Here it is:
But the materialist is not allowed to admit into his spotless machine the slightest speck of spiritualism or miracle.Somehow or other an extraordinary idea has arisen that the disbelievers in miracles consider them coldly and fairly, while believers in miracles accept them only in connection with some dogma. The fact is quite the other way. The believers in miracles accept them rightly or wrongly because they have evidence for them. The disbelievers in miracles deny them rightly or wrongly because they have a doctrine against them.The question of whether miracles ever occur is a question of common sense and of ordinary historical imagination, not of any final physical experiment. One may here surely dismiss that quite brainless piece of pedantry which talks about the need for scientific conditions in connection with alleged spiritual phenomena. If we are asking whether a dead soul can communicate with a living, it is ludicrous to insist that it shall be under conditions in which no two living souls in their senses would seriously communicate with each other. The fact that ghosts prefer darkness no more disproves the existence of ghosts than the fact that lovers prefer darkness disproves the existence of love.It is just as unscientific as it is unphilosophical to be surprised that in an unsympathetic atmosphere certain extraordinary sympathies do not arise. It is as if I said that I could not tell if there was a fog because the air was not clear enough, or as if I insisted on perfect sunlight in order to see a solar eclipse.I conclude that miracles do happen. I am forced to it by a conspiracy of facts the fact that the men who encounter elves or angels are not the mystics and the morbid dreamers, but fishermen, farmers, and all men at once coarse and cautious; the fact that we all know men who testify to spiritualistic incidents, but are not spiritualists; the fact that science itself admits such things more and more every dayThe sceptic always takes one of the two positions: either an ordinary man need not be believed or an extraordinary event must not be believed. For I hope we may dismiss the argument against wonders attempted in the mere recapitulation of frauds of swindling mediums or trick miracles. That is not an argument at all, good or bad. A false ghost disproves the reality of ghosts exactly as much as a forged banknote disproves the existence of the Bank of England--if anything it proves its existence.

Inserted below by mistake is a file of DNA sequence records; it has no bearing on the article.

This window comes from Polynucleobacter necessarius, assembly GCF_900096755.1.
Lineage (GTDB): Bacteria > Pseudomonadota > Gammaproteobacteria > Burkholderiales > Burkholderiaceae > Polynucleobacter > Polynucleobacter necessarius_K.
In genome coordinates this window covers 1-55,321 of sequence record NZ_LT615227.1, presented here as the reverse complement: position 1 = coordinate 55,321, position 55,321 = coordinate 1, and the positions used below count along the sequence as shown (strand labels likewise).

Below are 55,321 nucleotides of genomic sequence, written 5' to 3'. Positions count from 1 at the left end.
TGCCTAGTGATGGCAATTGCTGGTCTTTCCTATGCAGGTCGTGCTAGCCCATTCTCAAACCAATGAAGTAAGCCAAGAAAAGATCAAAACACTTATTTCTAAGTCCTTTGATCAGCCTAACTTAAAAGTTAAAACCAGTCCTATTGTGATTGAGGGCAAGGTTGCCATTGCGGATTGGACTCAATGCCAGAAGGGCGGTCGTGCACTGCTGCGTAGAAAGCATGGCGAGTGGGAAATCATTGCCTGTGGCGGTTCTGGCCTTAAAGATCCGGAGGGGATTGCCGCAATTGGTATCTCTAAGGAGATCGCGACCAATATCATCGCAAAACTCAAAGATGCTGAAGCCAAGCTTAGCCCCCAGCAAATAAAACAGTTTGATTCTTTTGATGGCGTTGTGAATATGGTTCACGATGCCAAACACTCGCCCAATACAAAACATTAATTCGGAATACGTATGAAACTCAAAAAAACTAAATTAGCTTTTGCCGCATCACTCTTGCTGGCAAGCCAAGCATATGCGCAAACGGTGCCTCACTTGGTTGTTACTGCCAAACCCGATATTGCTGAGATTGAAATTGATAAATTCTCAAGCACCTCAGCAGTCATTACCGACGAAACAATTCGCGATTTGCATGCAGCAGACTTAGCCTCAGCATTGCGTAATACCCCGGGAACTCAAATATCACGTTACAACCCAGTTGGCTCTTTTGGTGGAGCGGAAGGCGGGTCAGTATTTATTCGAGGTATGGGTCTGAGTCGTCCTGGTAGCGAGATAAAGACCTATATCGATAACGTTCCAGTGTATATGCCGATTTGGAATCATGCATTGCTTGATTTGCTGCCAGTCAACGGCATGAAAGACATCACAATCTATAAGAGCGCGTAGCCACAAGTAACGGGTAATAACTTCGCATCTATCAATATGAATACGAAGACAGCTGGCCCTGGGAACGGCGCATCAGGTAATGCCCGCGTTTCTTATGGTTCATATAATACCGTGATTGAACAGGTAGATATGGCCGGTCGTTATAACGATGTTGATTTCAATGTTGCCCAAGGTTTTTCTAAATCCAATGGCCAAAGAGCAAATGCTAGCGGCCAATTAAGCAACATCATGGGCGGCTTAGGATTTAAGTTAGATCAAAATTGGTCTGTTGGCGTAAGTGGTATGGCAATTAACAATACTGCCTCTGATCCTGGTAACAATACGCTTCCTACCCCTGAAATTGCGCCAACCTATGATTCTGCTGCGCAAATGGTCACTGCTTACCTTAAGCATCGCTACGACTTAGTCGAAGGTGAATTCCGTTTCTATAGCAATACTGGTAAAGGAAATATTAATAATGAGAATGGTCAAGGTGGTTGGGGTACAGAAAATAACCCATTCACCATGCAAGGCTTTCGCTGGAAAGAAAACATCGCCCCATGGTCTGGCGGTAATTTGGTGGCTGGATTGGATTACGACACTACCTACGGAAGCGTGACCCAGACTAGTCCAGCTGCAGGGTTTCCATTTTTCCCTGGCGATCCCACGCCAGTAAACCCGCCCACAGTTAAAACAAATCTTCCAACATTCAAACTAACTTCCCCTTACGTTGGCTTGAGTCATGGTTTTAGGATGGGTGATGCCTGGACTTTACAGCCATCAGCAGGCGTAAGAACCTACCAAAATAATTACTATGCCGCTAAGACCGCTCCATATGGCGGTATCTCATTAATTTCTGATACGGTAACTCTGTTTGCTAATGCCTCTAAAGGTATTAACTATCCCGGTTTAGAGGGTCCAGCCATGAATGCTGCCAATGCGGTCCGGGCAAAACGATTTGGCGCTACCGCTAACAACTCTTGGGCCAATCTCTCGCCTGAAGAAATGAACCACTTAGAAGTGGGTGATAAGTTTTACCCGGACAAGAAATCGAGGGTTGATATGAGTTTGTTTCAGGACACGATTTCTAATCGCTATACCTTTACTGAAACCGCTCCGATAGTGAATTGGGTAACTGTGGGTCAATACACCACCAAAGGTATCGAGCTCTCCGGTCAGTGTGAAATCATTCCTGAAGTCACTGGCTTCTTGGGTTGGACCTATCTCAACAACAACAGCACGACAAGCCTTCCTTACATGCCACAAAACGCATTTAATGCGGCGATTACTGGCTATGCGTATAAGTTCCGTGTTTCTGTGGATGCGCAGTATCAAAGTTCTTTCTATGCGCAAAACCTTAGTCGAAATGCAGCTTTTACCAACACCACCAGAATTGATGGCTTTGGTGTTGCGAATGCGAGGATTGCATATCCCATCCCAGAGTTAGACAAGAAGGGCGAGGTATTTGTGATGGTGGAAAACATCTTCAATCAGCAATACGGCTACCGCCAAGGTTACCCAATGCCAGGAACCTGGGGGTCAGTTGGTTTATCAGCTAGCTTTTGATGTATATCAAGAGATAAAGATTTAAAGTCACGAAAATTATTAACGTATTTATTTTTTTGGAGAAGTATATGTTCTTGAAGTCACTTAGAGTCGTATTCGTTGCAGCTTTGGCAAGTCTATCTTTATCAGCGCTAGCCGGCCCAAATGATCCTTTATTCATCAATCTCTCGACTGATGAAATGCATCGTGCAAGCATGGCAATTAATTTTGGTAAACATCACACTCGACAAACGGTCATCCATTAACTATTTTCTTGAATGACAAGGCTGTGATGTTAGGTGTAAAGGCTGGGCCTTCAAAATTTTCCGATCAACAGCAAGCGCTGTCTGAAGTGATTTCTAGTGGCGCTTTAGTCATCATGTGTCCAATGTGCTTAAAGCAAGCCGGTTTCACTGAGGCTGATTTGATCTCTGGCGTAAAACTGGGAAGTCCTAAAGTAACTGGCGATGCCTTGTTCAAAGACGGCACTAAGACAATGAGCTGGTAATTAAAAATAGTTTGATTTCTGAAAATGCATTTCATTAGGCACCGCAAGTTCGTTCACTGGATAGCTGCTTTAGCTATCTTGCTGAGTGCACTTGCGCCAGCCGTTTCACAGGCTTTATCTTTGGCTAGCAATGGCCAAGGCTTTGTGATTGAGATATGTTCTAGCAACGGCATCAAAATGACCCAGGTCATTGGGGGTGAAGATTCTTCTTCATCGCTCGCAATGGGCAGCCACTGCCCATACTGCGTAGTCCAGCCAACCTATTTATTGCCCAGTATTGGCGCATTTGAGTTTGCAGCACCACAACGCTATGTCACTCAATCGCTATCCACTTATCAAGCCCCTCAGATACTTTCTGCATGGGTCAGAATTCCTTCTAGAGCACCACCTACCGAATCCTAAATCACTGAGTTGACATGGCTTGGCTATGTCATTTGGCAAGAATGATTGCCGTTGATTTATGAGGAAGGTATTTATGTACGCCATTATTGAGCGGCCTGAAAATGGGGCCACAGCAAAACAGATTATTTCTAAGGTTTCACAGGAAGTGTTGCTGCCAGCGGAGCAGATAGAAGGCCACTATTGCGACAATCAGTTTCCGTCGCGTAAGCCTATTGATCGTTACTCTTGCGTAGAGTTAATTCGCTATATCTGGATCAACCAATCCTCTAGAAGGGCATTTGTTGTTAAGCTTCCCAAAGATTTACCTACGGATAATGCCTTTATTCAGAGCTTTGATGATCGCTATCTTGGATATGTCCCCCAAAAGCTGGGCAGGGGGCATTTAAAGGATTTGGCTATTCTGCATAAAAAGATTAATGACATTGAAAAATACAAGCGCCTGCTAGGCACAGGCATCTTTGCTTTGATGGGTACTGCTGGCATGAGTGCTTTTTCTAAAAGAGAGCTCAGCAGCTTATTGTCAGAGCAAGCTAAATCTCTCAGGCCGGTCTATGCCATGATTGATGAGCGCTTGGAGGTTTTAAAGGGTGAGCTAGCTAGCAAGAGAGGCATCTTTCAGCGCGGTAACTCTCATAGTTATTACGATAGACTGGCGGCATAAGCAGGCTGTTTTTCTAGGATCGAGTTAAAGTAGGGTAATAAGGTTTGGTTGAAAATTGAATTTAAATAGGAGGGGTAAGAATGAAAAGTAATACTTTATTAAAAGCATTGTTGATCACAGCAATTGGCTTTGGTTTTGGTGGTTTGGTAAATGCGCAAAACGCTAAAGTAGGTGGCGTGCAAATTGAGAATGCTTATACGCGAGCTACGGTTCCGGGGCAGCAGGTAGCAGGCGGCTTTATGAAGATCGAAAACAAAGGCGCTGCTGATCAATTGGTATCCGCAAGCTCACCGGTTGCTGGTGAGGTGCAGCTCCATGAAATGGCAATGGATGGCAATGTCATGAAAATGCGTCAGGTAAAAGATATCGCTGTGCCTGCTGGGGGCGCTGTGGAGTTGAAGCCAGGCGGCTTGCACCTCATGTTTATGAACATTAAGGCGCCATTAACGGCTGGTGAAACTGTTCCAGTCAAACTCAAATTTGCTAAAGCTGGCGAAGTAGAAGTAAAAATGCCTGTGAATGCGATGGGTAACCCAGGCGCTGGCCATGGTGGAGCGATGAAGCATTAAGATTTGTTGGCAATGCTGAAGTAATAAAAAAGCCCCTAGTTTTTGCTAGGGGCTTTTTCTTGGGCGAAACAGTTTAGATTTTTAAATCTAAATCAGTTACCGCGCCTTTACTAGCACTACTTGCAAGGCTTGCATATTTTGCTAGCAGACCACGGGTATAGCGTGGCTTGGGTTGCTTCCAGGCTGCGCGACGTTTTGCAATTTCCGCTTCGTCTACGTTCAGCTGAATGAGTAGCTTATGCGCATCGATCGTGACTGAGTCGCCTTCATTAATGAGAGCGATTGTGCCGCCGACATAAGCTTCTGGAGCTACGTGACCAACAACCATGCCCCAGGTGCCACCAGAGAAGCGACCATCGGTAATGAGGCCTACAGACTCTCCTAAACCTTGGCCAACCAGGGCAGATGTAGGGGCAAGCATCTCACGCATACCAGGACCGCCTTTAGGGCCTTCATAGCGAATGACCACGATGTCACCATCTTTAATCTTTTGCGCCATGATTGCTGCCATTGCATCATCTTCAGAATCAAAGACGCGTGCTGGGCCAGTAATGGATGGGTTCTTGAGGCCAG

It's not always the case that "the disbelievers in miracles deny them ... because they have a doctrine against them." Sometimes they deny miracles because they have found actual evidence of fraud, or have reasonable grounds for suspecting fraud. For instance, James Randi famously exposed the "miracles" of faith healer Peter Popoff as fraudulent by recording secret radio communications sent to him by his wife.
And while it's true that "the believers in miracles accept them ... because they have evidence for them," it's also true that the believers have a doctrine that makes them more inclined to accept evidence that others might reject or doubt.
Overall, however, I'm pleasantly surprised that Chesterton was so open to the phenomena of spiritualism. In this he differs from C.S. Lewis, another famed Christian apologeticist, who dismissed spiritualism as mostly empty blather.
P.S. Late in life, Lewis may have changed his mind a bit. Look at Dave Armstrong's first comment on this page for an excerpt from Lewis's A Grief Observed, in which Lewis recounts a spectral visitation by his late wife. Two reported ADCs from Lewis himself are also mentioned.